In a world where shopping is increasingly done online, retailers are having to improve their in-store experience so they can once again make their stores more attractive. But this isn’t enough; 52% of consumers now use their mobile phones in-store to guide their purchasing decisions and will then leave the store and buy the products online (Canvas 8, May 2013).
This trend, known as ‘show rooming’, is a rising concern across the wider retail industry as mobile devices become ubiquitous, and shops are beginning to take steps to combat it, however more can be yet be done.
Increasing numbers of bricks and mortar retailers are responding to show rooming by enhancing the knowledge provided and improving the face-to-face experience in-store. Consumer electronics brands have been very quick to capitalise on this trend, such as Apple’s ‘Genius Bar’. Both M&S and Reiss now have iPads in select stores so if an item is out of stock you can purchase it straight away online; thus minimising the risk of lost sales due to stock issues.
Personally, and I know others might feel the same way, I hate shopping. The chaos, the uncertainty, the sheer amount of choice and the pressure to get something (to compensate for the time spent) hardly make it an alluring experience for me. However this is not a rant against in-store shopping. With a growing number of consumers like myself rejecting the muddled and uncertain ‘wisdom’ of the crown and seeking out truly authoritative voices for guidance, I was interested to experience how UK brands are deploying a free (no obligation to buy) personal shopping experience for all.
Traditionally, personal shopping has been aimed at the cash-rich and style-conscious who can commit to a minimum spend. I always thought a personal shopping experience could only be offered by high-end stores such as Harrods and Selfridges, so I was intrigued to hear that retailers such as Debenhams and Topman have launched this service recently and was pleasantly surprised by the service offered. The standard of personal service before and during the appointment was high. For someone who isn’t a big shopping fan, I found the personalised recommendations and time saving to be invaluable.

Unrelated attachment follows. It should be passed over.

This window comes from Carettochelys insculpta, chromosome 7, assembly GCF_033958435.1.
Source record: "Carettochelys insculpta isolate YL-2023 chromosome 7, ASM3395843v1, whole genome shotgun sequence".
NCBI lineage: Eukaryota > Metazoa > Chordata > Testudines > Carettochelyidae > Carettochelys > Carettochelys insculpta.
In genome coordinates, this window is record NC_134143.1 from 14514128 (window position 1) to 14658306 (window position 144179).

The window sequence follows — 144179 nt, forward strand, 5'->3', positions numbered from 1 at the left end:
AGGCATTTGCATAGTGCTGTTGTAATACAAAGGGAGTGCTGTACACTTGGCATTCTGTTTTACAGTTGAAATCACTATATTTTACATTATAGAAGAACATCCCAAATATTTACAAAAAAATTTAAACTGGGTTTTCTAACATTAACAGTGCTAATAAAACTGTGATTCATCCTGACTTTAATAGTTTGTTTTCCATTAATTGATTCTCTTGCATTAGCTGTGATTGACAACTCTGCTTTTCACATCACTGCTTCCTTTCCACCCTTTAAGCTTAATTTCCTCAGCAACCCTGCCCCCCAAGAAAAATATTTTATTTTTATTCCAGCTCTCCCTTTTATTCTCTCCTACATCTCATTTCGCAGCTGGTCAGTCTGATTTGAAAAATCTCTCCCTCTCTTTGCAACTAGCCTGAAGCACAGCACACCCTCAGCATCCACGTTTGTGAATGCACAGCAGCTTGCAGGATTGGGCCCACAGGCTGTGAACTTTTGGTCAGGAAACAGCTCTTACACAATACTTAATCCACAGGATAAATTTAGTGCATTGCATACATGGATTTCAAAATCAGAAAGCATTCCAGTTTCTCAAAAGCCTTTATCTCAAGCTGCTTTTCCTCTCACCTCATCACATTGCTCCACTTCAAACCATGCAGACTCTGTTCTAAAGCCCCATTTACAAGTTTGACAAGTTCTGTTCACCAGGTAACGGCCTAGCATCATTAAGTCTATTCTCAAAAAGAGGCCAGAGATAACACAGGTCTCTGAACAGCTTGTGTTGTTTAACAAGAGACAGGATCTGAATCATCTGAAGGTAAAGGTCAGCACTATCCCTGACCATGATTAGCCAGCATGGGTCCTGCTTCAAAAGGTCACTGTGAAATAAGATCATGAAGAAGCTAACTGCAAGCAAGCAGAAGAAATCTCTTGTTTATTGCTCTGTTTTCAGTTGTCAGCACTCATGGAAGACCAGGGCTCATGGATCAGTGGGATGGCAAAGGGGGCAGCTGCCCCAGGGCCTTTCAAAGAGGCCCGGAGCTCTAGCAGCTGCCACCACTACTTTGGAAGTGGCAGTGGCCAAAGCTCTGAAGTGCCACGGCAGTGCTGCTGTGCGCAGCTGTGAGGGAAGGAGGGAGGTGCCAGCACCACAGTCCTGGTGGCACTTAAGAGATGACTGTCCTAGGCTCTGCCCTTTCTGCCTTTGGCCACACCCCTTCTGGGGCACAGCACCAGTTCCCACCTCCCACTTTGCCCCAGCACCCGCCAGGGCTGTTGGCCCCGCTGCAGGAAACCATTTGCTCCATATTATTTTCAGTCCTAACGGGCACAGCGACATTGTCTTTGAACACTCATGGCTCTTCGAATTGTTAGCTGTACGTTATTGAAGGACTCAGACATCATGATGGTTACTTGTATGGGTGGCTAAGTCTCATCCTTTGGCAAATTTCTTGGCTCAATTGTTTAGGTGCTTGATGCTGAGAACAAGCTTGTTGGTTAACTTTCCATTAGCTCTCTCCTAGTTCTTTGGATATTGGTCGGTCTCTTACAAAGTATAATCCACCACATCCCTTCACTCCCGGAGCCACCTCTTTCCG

Most importantly however, my brand perception of both Debenhams and Topman increased, and I would be more likely to buy from them again regardless of whether it would be offline or online.
The power of expertise and guidance shouldn’t be underestimated, and this should be applied across both offline and online channels so that brands have a good chance of staying front of mind wherever customers are in their journey. However, why stop there? The personal shopping experience could be enhanced even further using the power of digital as follows:
- Getting to know the style consultants online before the appointment, potentially using video chat or through social media
- Enhancing the private area with a tablet / touchscreen to browse the latest catalogue, order snacks / drinks directly from the restaurant and play / control music while the customer is trying on different items
- Having the ability to get friends and family to provide real time feedback by video call
- Receiving advice and recommendations post visit, e.g. a follow up email with further personalised recommendations, ideas and a summary would be a nice touch as well as the ability to sign up to a monthly newsletter
- Integrating offline / online customer data so your browsing and shopping behaviours online are fed into offline and vice versa
- Incentives to recommend a friend or share experience through social media
Ultimately, retailers need to create an engaging cross-channel user experience from initial awareness right through to service; pre, during and post visit. They should also plan for continual improvement to stay competitive and attractive to consumers.
Paresh Gandhi is a consultant at digital agency Rockpool.